15/50: Woodall Mountain, Mississippi [807’]

Any water that drips from the Rocky Mountains to the Appalachians will eventually find its way into the Mississippi River. I crossed this mighty black river as stormclouds gathered ominously overhead, and my entire time in Mississippi was marked by water, from the river to the rain.


Yellow Dog bridge Mississippi


Much of the land I traversed was made by the Mississippi. The river slices the United States from top to bottom, sweeping silt and sand into the Gulf and piling it up into an ever-growing delta. Every thousand or so years, it piles up so much land that it naturally changes course, seeking out the fastest way to gush into the Gulf. For half a century the Army Corps of Engineers have strung reins on the mighty Mississippi, wrangling it to New Orleans while it tries to tug wildly west to the Atchafalaya.


One day it will break free.


map source, Army Corp of Engineers, "Geologic Investigation of the Alluvial Valley of the Lower Mississippi River," Harold Fisk, 1944
map source, Army Corp of Engineers, “Geologic Investigation of the Alluvial Valley of the Lower Mississippi River,” Harold Fisk, 1944

A river can’t be tamed.

Far to the northeast, I’m still surrounded by water, this time a solid cold rain. The sky remained dark all day, the only nod to the memory of the sun a low fog that rode the ground during the hottest part of the day. I’d planned to hike the mile or so up the rough road from the pavement to the swell of the summit, but this lugubrious sky in the heart of hunting season kept me in the car. The autumn trees folded overhead, blacking out what little light remained beyond the rainclouds.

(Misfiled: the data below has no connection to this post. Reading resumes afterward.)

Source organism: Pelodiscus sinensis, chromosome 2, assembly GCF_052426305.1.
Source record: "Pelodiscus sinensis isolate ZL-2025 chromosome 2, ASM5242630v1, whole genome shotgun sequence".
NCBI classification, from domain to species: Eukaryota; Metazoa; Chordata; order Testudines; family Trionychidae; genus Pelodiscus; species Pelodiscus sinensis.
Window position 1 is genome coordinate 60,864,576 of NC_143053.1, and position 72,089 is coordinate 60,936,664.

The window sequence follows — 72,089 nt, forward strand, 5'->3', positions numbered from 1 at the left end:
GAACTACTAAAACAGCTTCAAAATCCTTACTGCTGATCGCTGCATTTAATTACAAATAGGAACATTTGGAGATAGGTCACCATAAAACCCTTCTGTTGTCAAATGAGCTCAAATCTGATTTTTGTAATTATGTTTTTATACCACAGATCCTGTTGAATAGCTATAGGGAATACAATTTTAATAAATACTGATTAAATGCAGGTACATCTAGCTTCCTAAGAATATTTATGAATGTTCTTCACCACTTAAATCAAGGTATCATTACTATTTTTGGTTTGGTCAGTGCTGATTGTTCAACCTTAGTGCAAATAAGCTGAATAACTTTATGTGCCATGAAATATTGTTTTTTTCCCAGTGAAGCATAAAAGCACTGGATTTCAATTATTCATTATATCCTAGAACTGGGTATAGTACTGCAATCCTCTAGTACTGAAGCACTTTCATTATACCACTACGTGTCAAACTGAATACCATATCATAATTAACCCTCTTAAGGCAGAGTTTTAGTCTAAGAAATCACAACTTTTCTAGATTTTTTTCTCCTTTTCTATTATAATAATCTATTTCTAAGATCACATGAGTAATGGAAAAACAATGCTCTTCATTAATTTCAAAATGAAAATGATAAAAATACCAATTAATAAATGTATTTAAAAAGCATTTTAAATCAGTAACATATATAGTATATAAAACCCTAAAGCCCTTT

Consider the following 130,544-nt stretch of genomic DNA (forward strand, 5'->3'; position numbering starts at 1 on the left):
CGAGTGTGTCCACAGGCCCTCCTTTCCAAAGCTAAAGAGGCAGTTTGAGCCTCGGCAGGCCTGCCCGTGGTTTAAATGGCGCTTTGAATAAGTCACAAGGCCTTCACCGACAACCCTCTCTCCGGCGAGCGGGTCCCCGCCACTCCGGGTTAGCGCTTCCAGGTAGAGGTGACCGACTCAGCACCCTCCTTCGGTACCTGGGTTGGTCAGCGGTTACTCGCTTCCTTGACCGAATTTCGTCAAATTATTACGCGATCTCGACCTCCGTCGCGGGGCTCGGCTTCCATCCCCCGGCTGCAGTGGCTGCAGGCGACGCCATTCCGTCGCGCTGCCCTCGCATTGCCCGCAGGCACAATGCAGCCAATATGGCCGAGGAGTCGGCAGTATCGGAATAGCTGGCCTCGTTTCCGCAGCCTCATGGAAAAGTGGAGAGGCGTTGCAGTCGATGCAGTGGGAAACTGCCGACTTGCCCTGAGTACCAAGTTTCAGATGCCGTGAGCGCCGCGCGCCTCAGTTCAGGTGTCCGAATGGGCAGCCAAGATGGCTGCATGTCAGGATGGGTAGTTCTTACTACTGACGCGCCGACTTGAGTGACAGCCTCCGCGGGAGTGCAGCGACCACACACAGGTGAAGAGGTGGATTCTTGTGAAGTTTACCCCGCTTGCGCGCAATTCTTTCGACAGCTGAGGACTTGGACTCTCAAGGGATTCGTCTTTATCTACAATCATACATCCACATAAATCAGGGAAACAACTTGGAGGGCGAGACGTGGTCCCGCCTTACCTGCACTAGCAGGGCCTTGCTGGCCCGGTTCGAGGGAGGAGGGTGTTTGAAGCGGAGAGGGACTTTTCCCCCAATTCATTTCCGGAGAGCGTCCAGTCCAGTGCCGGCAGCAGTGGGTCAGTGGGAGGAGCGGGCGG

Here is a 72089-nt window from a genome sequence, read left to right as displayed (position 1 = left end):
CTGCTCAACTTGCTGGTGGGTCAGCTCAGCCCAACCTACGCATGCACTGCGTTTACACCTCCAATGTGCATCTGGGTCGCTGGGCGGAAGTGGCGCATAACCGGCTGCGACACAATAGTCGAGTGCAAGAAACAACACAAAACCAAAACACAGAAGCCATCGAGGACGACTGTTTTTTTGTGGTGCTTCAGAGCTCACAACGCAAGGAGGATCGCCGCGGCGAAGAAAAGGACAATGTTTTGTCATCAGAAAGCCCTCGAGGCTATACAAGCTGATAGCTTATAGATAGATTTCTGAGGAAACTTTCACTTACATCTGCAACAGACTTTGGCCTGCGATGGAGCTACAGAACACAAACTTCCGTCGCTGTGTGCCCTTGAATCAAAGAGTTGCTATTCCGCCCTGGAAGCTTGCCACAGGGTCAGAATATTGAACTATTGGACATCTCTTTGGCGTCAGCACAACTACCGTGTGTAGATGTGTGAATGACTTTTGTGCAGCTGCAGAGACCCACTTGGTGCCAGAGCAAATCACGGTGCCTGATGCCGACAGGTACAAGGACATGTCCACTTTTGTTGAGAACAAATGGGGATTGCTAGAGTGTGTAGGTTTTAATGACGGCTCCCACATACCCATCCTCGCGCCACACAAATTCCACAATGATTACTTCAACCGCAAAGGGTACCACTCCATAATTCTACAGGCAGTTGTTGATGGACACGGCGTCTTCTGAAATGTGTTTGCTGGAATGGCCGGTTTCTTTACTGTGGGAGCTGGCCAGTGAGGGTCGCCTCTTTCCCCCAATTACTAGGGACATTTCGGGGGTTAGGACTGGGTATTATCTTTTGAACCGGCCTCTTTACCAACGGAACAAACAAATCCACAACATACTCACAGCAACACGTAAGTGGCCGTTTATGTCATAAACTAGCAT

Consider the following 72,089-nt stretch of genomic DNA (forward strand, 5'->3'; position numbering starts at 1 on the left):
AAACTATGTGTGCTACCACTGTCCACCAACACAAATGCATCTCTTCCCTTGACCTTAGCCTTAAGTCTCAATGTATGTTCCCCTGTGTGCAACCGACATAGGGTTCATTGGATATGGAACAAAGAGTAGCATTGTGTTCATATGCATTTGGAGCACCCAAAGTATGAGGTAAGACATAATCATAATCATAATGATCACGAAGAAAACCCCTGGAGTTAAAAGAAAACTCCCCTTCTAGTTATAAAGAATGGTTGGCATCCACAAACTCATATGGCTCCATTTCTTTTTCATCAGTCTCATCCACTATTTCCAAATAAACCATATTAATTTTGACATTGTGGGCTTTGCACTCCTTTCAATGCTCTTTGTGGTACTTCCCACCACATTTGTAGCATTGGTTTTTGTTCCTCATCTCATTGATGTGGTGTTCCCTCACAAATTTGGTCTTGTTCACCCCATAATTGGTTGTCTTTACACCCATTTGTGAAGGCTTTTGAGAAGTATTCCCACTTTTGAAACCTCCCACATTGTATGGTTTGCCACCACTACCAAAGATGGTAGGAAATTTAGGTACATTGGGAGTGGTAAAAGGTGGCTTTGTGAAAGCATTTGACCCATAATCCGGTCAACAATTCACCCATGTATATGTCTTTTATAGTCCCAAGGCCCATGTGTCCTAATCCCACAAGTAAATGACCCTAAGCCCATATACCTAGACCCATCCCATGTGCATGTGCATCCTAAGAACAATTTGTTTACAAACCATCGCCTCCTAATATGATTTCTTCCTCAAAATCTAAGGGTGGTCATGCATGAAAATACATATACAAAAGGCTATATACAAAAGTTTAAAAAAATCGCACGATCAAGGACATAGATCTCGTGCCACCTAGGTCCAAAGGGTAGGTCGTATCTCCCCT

Woodall Mountain Mississippi

Mississippi’s highpoint is marked by a boulder placed in a gravel cul-de-sac, guarded by tall radio towers taking advantage of the prominence.  On a clear day there might have been a view, and indeed a small plaque describes the hill as a lookout point during the Civil War’s bloody Battle of Iuka, but today the indigo sky hides this profane history behind a curtain of rain, streaming steadily downhill to the black river miles below.

Woodall Mountain Mississippi      Woodall Mountain Mississippi


About the beer: 

When you order an iced tea in Mississippi, you inevitably get “sweet tea,” a concoction that my southwest/midwest palate identifies as incredibly sweet, like it’s half sugar and half tea.  Their Southern Pecan from Lazy Magnolia follows the same pattern, a nicely rounded English Brown spiked with the taste of glazed sugar-crusted roasted pecans, the sort you’d buy in a wrapped paper cone from a sidewalk vendor around Christmastime. It’s sweet and warm and undoubtably pecan-y– if there was a liquid pecan version of a box of Cracker Jacks, this would be it. As sweet as a magnolia blossom and lovely for a stormy November afternoon beyond a black river.

Lazy Magnolia Southern Pecan - Woodall Mountain - Mississippi

photo taken slightly beyond the highpoint, since Tishomingo is a dry county, and while I might occasionally bend the law, I’m sure not going to post evidence on the internet.


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